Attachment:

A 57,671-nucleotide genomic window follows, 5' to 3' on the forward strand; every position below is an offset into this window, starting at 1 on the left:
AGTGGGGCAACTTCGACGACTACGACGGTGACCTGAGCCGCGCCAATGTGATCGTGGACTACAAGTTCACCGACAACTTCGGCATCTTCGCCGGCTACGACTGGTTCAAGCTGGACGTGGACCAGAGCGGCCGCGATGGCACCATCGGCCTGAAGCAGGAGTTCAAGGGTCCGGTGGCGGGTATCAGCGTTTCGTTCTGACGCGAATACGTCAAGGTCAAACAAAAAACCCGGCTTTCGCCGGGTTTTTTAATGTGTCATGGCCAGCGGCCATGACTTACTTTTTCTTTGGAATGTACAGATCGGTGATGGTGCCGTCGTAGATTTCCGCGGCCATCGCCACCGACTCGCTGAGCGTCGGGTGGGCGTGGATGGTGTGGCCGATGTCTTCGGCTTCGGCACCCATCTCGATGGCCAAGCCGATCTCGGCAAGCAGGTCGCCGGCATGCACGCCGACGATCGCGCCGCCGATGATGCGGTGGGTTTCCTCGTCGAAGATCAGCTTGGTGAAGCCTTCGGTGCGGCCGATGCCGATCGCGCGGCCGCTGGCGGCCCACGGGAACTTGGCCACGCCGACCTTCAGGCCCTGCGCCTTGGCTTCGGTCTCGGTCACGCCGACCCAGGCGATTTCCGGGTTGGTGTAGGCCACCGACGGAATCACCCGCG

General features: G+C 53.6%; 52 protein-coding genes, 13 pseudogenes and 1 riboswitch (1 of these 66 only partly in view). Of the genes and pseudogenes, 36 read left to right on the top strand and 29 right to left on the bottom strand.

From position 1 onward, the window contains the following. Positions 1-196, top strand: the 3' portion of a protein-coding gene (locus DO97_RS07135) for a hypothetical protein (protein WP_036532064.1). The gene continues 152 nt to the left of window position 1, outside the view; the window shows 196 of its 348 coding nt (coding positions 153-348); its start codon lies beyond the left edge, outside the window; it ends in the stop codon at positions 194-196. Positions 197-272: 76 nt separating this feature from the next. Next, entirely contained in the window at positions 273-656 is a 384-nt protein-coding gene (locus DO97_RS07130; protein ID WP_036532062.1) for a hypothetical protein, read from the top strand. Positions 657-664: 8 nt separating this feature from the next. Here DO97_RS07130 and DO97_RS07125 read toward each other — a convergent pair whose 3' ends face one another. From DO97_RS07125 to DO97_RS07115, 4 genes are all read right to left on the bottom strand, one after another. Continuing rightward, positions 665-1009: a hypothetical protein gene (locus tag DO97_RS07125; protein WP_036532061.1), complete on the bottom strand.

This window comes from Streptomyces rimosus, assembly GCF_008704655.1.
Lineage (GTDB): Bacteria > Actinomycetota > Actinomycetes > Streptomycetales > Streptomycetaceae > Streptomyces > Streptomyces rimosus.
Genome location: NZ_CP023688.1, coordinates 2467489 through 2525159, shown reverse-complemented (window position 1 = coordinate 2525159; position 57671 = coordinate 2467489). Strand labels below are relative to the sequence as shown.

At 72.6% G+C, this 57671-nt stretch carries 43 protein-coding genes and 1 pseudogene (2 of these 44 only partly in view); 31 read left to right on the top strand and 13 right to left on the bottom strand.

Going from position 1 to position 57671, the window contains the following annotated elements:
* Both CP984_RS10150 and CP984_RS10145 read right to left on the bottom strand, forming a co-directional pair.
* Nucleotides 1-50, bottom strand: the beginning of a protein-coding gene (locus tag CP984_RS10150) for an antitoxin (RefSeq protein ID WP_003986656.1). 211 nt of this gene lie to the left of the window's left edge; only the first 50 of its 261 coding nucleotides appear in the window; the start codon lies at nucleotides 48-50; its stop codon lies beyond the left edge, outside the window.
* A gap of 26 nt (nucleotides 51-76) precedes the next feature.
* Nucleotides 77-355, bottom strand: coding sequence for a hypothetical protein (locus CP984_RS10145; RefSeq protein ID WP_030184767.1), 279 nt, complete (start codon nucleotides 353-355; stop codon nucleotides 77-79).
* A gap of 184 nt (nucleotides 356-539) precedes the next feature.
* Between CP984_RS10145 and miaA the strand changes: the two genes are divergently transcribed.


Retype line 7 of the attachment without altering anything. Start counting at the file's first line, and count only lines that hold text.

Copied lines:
Genome location: NZ_CP023688.1, coordinates 2467489 through 2525159, shown reverse-complemented (window position 1 = coordinate 2525159; position 57671 = coordinate 2467489). Strand labels below are relative to the sequence as shown.